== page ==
But to read Trump as an agent of chaos and nothing more is incorrect, Carlson seems to suggest. Trump’s function is not necessarily to solve the problems elites would like to ignore or cannot solve themselves, for the very simple reason that some problems are insoluble at the macro-level. (How, for instance, could a tenable solution be proposed for the nation-state of Iraq, which is neither a nation nor a state but a vacuum which draws into its gaping maw the blood and treasure of many local tribes, neighboring countries, and the United States?) Carlson himself admits that Trump serves to provide the public and the elites new and unique perspectives on vexing and even insoluble problems. Trump, because of his ignorance as to how the greasy cogs of “this town” work, is inclined not to lean on bureaucrats but on his own intuition, which is the common sense of the people. For the tenured technocrat working in the State Department the fact that many member states of NATO do not pay what they have promised is not an issue given the U.S.’s outsized financial and military power; but for the scrimping and saving mind of the average American and Trump, the national debt is an all-too-pressing concern.

But what can the mere introduction of new perspectives produce if Trump and the forces of populism continue to destabilize the country? What is to be done if a populist president is merely the prelude to a solution and not the solution itself. What is to be done if we do not wish to decline or implode?

Ultimately Carlson points to the Chinese model of governance as a beacon for America’s statesmen. “There’s no country I kind of despise more than China,” Carlson told Rubin, “but one thing I do admire about China is that its ruling clique thinks long-term about stability. That’s their overriding concern…they understand how important continuity and stability are to the society, so they think deeply…I wish we thought that way. I think we’ve too internalized libertarian economics as a model for everything.”

Chinese leaders, Carlson claims, have brought China from the brink of communism to the heights of capitalism precisely because they were engaged in long-term planning for the benefit of the country as a whole—not for themselves, or oligarchs, or a transnational elite.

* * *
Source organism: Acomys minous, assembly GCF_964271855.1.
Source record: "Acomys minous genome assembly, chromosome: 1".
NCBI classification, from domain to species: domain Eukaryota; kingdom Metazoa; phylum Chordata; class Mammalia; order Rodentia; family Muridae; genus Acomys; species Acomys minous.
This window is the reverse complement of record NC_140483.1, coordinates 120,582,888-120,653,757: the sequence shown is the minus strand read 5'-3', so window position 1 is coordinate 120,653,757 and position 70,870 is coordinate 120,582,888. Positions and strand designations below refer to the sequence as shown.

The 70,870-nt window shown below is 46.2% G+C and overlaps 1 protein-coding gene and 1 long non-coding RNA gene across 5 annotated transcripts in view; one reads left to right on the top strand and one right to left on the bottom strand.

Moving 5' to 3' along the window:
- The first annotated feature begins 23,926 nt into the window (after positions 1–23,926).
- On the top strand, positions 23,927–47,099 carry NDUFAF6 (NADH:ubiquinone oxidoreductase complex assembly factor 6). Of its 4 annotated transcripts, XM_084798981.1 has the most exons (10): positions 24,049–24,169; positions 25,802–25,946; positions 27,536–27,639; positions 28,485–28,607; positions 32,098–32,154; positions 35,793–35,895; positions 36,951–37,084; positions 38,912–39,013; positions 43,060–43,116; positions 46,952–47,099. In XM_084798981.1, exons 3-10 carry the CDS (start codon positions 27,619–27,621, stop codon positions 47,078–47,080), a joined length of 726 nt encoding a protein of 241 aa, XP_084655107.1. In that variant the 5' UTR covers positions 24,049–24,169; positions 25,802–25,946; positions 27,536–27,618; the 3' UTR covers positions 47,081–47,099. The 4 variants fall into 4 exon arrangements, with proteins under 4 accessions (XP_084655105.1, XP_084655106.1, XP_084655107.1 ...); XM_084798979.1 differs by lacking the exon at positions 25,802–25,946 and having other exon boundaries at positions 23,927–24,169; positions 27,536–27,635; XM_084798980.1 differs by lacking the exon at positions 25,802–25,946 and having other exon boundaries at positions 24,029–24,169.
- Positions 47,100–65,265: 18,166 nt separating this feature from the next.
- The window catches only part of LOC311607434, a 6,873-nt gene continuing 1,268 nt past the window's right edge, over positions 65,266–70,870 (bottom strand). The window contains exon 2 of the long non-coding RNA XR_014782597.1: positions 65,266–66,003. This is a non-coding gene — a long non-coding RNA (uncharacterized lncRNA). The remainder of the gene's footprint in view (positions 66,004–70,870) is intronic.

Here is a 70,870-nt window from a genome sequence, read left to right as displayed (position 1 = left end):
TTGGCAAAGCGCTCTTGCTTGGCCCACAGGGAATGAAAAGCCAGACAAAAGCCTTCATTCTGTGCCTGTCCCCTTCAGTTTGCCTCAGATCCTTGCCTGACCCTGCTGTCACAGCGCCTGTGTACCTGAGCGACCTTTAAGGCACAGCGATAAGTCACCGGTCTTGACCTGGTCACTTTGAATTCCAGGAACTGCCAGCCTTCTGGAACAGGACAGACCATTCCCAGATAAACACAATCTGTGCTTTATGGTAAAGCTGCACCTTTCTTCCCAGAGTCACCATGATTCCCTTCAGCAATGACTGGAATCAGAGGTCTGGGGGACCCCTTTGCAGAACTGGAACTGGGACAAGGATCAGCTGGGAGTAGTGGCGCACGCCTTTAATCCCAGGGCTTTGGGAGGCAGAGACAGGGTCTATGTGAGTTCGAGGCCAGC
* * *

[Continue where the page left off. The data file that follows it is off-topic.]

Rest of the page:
This far-sightedness which is the essence of statesmanship is at the heart of Confucianism. A true ruler with the mandate of heaven will not agitate solely for his own interests (as did Mao did when he devastated the peasant and academic classes) but for those of his own people.

What is more, such statesmen will not engage in the fanciful daydream of “exporting democracy” to the benighted peoples of the world. Rather, they will focus on leading their own people by example:

“The Master said: Guide them with policies and align them with punishments and the people will evade them and have no shame. Guide them with virtue and align them with li and the people will have a sense of shame and fulfill their roles.” (Analects 2.3)

Where is the proof of the wisdom of political paternalism? Under Confucianism the Chinese state has outlasted all other empires. The only hiccup in Chinese history has been the collective insanity of the Maoist regime, which (unsuccessfully) attempted to eradicate the philosophy of Confucius to make room for communist ideology. It is telling that the current Chinese president, Xi Xinping, recently published a book praising Confucius, and often quotes from the philosopher as part of his governing philosophy. Under President Xi, “socialism with Chinese characteristics” is simply capitalism with Confucian characteristics.

America does not yet have a mature set of far-seeing statesmen. The Trump administration is still a populist insurgency in its youth, unused to governing and still finding its way. Trump himself is no moral paragon himself, although he is profoundly moral in one aspect: his rejection of many monied interests in both political parties. Perhaps Trump is only, if not clearing the ground entirely, opening up a space for such future leaders and showing the way forward, as Carlson suggests.

Written by Tom Worstein

Tom Worstein is a contributor to The Schpiel.